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Christmas Day

A sermon by The Very Reverend June Osborne DL, Dean of Salisbury Thursday, 25 December 2014

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Christmas Day

Posted By : June Osborne Thursday 25th December 2014

A sermon by The Very Reverend June Osborne DL, Dean of Salisbury

Thursday, 25 December 2014

Hebrews 1: 1-4; John 1: 1-14

“While Joseph and Mary were in Bethlehem the time came for Mary to deliver her child. And she gave birth to her firstborn son and wrapped him in bands of clothe, and laid him in a manger, because there was no place for them in the inn.” (Luke 2 v 6-7)

I wonder if you perhaps remember the book ‘Tarka the Otter’? Henry Williamson was the author of ‘Tarka the Otter’ and when he was 19 years old he wrote to his mother a Christmas letter on Boxing Day exactly one hundred years ago this year. This is what he wrote.

“Dear Mother,

I am writing from the trenches. It is 11 o’clock in the morning. Beside me is a coke fire, opposite me a dug-out with straw in it. The ground is sloppy in the actual trench but frozen elsewhere. In my mouth is a pipe presented by the Princess Mary. In the pipe is tobacco. Of course, you say. But wait. In the pipe is German tobacco. Haha, you say, from a prisoner or found in a captured trench. Oh dear, no! From a German soldier. Yes, a live German soldier from his own trench. Yesterday the British & Germans met & shook hands in the Ground between the trenches, & exchanged souvenirs, & shook hands. Yes, all day Xmas day, & as I write. Marvellous, isn’t it?”

The Christmas narrative which has most captured our imagination this year is not the one I just started with about the baby in the manger.  The strongest Christmas story this year is surely that of the Christmas truce between British and German soldiers along the Western Front in 1914. 

The romantic version is that on Christmas Eve, five months into World War One, the British troops heard their German counterparts singing ‘Silent Night’.  Some brave soul put his head over the top of his defences only to discover that the Germans were wanting to declare a Christmas truce. And thus began what Henry described to his mother. Gifts were shared: the Germans offered sausage, the British chocolates. Hands were shaken, the dead were buried and of course the famous football matches took place along the front line.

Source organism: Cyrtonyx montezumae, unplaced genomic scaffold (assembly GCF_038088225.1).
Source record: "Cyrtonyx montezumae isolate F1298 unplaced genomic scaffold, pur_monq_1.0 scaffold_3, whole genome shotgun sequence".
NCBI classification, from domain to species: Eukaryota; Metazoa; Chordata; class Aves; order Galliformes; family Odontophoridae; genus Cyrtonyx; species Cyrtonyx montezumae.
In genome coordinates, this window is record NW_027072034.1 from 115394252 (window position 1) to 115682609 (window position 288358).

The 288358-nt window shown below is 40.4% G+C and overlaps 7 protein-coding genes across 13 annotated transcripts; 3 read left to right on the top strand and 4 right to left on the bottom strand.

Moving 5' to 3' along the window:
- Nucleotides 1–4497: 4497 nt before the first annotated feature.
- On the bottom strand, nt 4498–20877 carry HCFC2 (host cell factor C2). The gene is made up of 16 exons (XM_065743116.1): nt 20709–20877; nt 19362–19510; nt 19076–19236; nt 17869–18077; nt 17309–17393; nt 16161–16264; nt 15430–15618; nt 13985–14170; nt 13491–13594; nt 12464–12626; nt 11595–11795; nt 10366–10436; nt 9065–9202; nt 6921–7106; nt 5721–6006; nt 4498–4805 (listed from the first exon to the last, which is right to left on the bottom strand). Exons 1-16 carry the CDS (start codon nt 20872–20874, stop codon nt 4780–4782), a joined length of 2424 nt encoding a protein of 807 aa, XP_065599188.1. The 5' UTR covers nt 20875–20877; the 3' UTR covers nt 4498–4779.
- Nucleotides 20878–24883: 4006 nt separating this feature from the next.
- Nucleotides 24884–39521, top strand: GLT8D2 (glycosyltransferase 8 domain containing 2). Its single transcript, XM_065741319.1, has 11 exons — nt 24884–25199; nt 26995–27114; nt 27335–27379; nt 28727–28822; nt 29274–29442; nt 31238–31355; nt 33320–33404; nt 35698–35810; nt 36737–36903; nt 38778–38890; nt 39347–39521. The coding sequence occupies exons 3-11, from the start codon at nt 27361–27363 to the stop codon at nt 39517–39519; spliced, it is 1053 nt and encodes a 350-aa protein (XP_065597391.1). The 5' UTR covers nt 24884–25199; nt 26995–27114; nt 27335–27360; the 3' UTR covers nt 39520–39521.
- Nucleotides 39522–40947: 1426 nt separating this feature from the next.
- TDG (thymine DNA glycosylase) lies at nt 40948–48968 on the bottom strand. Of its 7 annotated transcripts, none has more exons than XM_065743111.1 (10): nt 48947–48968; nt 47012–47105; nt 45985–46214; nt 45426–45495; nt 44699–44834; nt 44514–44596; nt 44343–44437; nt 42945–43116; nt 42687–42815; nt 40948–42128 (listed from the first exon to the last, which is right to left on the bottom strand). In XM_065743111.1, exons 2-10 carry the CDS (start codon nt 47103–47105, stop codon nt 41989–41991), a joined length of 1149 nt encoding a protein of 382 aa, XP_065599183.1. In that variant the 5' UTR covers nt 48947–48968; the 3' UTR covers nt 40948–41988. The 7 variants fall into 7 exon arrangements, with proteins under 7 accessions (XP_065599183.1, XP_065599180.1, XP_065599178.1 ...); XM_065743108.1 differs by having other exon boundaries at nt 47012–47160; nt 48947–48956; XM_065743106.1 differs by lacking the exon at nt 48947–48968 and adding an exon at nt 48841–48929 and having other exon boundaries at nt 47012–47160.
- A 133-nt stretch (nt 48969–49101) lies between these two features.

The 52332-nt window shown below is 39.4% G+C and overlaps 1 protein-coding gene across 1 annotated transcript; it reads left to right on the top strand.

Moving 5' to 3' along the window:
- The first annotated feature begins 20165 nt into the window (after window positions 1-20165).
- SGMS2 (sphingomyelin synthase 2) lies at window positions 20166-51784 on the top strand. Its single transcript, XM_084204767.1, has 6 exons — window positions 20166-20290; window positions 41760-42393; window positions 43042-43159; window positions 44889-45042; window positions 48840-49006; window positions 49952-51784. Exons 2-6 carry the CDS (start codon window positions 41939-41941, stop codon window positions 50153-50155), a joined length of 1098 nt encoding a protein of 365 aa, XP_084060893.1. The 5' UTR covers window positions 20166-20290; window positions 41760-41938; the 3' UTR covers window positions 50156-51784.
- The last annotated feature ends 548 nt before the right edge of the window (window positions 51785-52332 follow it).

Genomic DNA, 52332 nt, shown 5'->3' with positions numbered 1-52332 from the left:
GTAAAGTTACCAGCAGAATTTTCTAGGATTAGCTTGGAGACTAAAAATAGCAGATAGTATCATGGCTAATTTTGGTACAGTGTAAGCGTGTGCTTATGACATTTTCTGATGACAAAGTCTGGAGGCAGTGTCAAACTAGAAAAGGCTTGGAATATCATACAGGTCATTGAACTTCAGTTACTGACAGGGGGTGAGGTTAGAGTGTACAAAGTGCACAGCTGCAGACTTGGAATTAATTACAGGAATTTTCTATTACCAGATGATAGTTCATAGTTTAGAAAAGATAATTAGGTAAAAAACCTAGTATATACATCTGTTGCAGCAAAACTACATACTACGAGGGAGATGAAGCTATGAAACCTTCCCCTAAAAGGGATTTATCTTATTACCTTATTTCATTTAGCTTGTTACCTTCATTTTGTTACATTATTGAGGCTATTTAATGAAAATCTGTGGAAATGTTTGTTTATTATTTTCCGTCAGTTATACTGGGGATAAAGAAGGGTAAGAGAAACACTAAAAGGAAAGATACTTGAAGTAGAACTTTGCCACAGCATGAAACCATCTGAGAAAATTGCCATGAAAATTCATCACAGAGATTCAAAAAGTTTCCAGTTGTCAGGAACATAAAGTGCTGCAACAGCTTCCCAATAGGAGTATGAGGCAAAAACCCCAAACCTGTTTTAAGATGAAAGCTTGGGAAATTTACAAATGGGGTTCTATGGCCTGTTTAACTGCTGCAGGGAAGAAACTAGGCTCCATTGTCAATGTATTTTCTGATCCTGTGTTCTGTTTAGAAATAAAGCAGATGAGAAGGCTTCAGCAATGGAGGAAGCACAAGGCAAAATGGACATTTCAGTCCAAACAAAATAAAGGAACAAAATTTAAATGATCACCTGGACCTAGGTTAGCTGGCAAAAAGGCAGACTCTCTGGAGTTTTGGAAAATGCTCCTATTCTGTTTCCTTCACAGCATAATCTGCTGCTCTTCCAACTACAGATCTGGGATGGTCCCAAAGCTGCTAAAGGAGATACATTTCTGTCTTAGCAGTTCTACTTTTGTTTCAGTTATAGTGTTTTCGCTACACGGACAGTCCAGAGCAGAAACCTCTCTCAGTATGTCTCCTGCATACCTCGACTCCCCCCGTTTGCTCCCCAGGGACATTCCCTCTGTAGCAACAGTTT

Now the fact is that informal cease fires were becoming quite common place along the Western Front as the winter arrived in 1914. In many places there was a tacit agreement that there’d be a cessation of hostilities when bodies needed to be recovered, or sometimes when there were rest periods.  What made the Christmas truce remarkable was the number of men involved, that they openly congregated in daylight through many hours of camaraderie – and that they shared gifts.

And that’s what makes this such an appropriate story for today. It’s not only because we’re remembering the centenary of it happening. It’s also because today is a day of gifting.

Christmas began with a divine gift. As we heard from St John God gives us his very self in his Son. In sharing our human existence God gives us the gift of redemption, rescuing us from sin and death and offering us the gift of eternal life.

We celebrate that Christian hope by turning this festival into a time of gifts.

·        In our home it’s always been one of the challenges of our Christmas arrangements to discover who precisely is going to be with us on this day. Guests, girlfriends or boyfriends, relatives or members of the community. I have no objection to how many turn up or even last minute additions but in the spirit of gift-giving I cannot see anyone who spends this day with us without a present of their own to open.  It feels as if the Spirit of Christmas is to be found in that act of giving.